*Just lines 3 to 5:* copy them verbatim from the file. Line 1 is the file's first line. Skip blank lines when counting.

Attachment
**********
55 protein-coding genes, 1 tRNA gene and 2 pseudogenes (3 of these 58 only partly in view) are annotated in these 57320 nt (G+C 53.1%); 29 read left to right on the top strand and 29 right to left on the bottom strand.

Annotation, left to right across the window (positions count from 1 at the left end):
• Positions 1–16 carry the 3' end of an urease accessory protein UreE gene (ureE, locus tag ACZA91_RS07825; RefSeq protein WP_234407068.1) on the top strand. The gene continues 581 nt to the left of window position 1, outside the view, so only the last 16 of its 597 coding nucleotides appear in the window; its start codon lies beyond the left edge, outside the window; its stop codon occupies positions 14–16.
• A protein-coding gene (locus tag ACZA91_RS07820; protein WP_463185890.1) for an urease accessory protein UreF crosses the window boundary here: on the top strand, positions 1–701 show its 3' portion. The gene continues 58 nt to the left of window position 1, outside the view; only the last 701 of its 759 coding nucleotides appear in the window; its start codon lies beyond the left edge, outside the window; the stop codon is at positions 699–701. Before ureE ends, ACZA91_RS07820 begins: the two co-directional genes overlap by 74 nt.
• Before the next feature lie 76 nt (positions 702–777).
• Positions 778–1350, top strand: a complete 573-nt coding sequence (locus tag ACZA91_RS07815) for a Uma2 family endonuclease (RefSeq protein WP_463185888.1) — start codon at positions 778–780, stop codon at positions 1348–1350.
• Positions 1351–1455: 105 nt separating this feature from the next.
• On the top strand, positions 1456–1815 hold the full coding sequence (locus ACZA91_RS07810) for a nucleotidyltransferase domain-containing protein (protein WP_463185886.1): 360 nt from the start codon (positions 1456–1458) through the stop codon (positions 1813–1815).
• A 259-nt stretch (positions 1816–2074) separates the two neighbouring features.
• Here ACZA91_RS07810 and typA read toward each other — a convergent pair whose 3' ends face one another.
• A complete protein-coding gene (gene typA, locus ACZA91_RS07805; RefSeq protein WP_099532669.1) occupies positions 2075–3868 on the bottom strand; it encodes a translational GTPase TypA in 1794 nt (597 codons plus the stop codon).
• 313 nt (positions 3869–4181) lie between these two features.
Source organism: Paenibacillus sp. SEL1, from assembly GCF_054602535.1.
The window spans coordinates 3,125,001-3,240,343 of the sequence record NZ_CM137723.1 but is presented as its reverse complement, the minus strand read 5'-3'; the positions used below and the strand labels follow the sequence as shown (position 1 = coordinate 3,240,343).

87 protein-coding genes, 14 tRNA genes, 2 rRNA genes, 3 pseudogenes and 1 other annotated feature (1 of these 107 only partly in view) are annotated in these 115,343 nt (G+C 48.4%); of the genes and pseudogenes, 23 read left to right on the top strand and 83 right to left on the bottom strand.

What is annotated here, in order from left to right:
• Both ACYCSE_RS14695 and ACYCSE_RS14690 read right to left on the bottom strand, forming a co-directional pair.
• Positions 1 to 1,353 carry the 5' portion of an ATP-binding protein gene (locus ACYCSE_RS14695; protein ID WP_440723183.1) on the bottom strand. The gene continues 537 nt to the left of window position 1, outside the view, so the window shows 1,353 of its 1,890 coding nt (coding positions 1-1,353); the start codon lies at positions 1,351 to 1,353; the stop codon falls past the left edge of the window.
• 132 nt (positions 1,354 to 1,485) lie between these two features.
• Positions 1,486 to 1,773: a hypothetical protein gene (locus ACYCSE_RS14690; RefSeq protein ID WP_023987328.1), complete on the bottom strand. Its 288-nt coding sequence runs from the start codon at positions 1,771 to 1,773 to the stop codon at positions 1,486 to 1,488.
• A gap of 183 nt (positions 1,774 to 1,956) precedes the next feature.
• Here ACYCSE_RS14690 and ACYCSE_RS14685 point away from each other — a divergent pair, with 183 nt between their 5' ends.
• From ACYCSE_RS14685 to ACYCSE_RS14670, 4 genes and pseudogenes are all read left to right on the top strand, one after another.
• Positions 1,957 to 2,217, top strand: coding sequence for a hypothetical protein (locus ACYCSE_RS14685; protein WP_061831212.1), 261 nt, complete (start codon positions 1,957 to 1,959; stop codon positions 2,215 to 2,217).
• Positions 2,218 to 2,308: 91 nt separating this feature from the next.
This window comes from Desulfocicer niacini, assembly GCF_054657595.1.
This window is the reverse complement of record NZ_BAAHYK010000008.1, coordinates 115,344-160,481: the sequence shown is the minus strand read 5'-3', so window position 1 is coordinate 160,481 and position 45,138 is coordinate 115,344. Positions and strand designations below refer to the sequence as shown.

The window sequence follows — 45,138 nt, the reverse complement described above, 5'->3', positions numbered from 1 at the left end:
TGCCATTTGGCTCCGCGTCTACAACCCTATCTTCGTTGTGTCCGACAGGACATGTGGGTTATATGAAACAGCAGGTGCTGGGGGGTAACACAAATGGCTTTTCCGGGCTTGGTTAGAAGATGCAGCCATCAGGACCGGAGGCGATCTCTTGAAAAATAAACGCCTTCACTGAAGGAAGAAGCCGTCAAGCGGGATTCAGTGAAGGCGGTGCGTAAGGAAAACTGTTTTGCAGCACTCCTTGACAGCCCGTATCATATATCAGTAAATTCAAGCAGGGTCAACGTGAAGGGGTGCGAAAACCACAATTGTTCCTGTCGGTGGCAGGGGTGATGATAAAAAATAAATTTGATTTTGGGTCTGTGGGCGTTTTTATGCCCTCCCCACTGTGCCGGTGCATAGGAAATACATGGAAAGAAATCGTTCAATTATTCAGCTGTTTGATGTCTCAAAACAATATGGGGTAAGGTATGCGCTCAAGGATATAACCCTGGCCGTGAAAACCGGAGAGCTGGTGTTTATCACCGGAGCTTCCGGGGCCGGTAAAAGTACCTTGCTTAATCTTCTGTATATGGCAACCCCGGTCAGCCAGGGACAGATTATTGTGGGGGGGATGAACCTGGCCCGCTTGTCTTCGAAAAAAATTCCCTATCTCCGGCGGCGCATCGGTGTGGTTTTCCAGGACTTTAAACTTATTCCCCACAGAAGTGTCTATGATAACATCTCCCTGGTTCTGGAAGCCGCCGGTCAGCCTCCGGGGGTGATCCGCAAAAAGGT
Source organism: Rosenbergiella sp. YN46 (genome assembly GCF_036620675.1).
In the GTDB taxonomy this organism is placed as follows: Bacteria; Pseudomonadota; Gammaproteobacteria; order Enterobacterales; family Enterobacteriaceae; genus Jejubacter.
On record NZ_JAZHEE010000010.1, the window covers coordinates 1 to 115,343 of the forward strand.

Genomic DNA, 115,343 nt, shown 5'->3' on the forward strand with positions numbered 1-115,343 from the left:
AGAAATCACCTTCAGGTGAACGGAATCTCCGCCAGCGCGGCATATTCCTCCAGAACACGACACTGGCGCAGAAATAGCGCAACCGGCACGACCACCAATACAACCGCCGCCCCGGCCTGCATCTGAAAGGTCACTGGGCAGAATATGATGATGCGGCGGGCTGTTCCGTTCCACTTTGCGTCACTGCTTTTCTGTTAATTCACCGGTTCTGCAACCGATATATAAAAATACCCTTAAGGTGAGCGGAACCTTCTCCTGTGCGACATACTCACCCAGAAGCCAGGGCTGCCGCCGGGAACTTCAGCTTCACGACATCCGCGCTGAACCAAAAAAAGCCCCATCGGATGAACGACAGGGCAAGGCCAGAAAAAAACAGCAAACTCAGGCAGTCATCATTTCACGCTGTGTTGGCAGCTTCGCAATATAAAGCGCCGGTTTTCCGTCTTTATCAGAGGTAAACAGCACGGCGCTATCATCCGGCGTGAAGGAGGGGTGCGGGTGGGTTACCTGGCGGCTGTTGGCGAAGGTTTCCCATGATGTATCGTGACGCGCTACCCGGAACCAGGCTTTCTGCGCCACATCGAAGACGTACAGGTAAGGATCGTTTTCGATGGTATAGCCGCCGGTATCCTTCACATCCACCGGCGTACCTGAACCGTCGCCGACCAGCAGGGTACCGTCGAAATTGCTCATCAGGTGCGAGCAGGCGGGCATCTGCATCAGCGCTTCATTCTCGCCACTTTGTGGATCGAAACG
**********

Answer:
• Positions 1–16 carry the 3' end of an urease accessory protein UreE gene (ureE, locus tag ACZA91_RS07825; RefSeq protein WP_234407068.1) on the top strand. The gene continues 581 nt to the left of window position 1, outside the view, so only the last 16 of its 597 coding nucleotides appear in the window; its start codon lies beyond the left edge, outside the window; its stop codon occupies positions 14–16.
• A protein-coding gene (locus tag ACZA91_RS07820; protein WP_463185890.1) for an urease accessory protein UreF crosses the window boundary here: on the top strand, positions 1–701 show its 3' portion. The gene continues 58 nt to the left of window position 1, outside the view; only the last 701 of its 759 coding nucleotides appear in the window; its start codon lies beyond the left edge, outside the window; the stop codon is at positions 699–701. Before ureE ends, ACZA91_RS07820 begins: the two co-directional genes overlap by 74 nt.
• Before the next feature lie 76 nt (positions 702–777).